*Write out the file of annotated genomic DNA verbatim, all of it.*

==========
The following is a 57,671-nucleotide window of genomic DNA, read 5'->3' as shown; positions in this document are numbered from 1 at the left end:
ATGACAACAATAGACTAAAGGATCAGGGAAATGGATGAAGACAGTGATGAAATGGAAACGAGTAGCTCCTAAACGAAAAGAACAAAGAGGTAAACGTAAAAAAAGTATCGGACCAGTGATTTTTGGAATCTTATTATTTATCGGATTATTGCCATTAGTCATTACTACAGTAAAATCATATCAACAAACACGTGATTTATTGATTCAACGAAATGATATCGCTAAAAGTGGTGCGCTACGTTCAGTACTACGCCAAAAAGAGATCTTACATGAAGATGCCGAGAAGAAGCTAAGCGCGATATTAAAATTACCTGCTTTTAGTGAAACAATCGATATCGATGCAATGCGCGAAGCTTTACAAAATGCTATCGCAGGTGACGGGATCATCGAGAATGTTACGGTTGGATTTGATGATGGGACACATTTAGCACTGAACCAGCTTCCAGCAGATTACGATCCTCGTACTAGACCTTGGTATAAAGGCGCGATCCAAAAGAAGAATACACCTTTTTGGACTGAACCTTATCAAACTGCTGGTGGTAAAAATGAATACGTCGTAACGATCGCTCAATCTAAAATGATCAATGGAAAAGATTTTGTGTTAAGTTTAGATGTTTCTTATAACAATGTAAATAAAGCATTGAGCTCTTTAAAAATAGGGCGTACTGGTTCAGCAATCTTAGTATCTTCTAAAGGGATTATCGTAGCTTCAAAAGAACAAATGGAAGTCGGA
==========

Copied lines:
The following is a 57,671-nucleotide window of genomic DNA, read 5'->3' as shown; positions in this document are numbered from 1 at the left end:
ATGACAACAATAGACTAAAGGATCAGGGAAATGGATGAAGACAGTGATGAAATGGAAACGAGTAGCTCCTAAACGAAAAGAACAAAGAGGTAAACGTAAAAAAAGTATCGGACCAGTGATTTTTGGAATCTTATTATTTATCGGATTATTGCCATTAGTCATTACTACAGTAAAATCATATCAACAAACACGTGATTTATTGATTCAACGAAATGATATCGCTAAAAGTGGTGCGCTACGTTCAGTACTACGCCAAAAAGAGATCTTACATGAAGATGCCGAGAAGAAGCTAAGCGCGATATTAAAATTACCTGCTTTTAGTGAAACAATCGATATCGATGCAATGCGCGAAGCTTTACAAAATGCTATCGCAGGTGACGGGATCATCGAGAATGTTACGGTTGGATTTGATGATGGGACACATTTAGCACTGAACCAGCTTCCAGCAGATTACGATCCTCGTACTAGACCTTGGTATAAAGGCGCGATCCAAAAGAAGAATACACCTTTTTGGACTGAACCTTATCAAACTGCTGGTGGTAAAAATGAATACGTCGTAACGATCGCTCAATCTAAAATGATCAATGGAAAAGATTTTGTGTTAAGTTTAGATGTTTCTTATAACAATGTAAATAAAGCATTGAGCTCTTTAAAAATAGGGCGTACTGGTTCAGCAATCTTAGTATCTTCTAAAGGGATTATCGTAGCTTCAAAAGAACAAATGGAAGTCGGA